Bryan Murray, a former NHL coach and general manager with five different teams in his career, died of colon cancer on Saturday. He was 74.
NHL commissioner Gary Bettman released a statement on Murray's passing.
"Bryan Murray's strength and character were reflected in the teams he coached and the teams he built over decades of front office excellence," Bettman said. "While his warmth and dry sense of humor were always evident, they were accompanied by the fiery competitiveness and determination that were his trademarks.
"As we mourn Bryan's passing, we celebrate his many contributions to the game -- as well as his courage. The National Hockey League family sends our deepest condolences, comfort and support to Bryan's family, his many friends and all whose lives he influenced."
Murray was general manager of the Detroit Red Wings (1990-94), Florida Panthers (1994-98), Anaheim Ducks (2002-04) and Ottawa Senators (2007-16), and coached the Washington Capitals (1981-90), Red Wings (1990-93), Panthers (1997-98), Ducks (2001-02) and Senators (2005-08).
Murray was a 620-465-23 coaching record with 131 ties in 17 NHL seasons. He won the Jack Adams Award as coach of the year with the Capitals in 1983-84, guiding them to a 48-27-5 record.
Most recently, Murray served as a special adviser to Senators general manager Pierre Dorion after stepping down as Ottawa GM in April 2016 to focus on his health and to spend time with his family. He was inducted into the Senators Ring of Honor on Jan. 24.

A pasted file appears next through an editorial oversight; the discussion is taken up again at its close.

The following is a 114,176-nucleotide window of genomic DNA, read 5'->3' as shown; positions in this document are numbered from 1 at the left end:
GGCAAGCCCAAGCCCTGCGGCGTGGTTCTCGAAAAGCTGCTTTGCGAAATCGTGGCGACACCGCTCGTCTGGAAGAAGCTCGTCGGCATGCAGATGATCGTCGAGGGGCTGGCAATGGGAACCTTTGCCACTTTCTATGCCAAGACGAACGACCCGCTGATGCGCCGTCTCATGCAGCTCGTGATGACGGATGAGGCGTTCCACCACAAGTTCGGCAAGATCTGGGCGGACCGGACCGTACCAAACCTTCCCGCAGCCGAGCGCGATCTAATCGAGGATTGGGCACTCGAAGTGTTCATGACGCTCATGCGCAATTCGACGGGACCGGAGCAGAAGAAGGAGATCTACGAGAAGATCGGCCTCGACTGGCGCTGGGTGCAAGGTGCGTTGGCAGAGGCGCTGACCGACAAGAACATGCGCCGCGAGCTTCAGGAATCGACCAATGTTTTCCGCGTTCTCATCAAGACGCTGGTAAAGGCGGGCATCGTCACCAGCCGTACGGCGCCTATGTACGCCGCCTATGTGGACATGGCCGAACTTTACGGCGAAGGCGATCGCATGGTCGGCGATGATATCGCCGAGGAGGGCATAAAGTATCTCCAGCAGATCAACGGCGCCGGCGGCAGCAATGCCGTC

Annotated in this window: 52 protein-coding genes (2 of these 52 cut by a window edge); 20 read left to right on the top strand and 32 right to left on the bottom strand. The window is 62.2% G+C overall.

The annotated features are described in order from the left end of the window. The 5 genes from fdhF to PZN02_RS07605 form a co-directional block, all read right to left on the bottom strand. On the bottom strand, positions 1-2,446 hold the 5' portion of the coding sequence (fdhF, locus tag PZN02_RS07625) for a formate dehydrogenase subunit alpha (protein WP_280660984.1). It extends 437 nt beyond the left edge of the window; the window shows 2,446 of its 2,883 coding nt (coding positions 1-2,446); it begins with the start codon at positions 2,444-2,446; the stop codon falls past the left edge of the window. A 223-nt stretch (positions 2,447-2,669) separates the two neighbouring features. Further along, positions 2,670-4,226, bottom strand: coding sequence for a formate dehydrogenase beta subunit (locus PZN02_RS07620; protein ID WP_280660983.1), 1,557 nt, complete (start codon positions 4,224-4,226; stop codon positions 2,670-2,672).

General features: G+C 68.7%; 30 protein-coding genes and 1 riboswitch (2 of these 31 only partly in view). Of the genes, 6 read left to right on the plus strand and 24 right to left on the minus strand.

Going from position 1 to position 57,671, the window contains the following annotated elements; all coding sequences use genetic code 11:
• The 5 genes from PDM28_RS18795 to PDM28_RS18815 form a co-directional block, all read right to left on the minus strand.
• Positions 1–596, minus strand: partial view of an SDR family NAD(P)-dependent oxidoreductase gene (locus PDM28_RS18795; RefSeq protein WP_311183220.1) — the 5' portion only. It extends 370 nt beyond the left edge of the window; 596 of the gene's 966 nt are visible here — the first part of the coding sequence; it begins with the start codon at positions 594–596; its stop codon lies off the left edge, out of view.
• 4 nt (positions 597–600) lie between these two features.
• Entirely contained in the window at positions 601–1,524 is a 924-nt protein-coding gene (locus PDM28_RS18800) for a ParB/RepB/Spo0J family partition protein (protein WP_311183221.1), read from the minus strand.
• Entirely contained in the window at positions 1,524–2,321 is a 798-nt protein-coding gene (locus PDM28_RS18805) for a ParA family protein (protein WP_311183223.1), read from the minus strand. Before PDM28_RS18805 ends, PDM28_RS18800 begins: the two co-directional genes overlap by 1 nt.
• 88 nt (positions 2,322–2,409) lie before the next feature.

"Bryan was one of the greatest men that the game of hockey has ever known and also a great father, mentor and teacher," Senators owner Eugene Melnyk told the team's website. "We extend our sincere condolences to his wife, Geri, daughters, Heide and Brittany and the entire Murray family on their loss."
Murray was general of the Ducks when they reached the Stanley Cup Finals in 2003 and the franchise remembered him on Saturday.
"As both head coach and general manager of the team (2001-2004), Bryan led our organization with class, dignity and charisma," the team said in a statement. "He won 620 games as an NHL head coach and led three teams to the Stanley Cup Final, including 2003, when he served as the architect of our amazing run. But Bryan's legacy goes far beyond his success on the ice, including his courageous fight with cancer and countless contributions to the communities he served. He will be forever remembered by all he touched."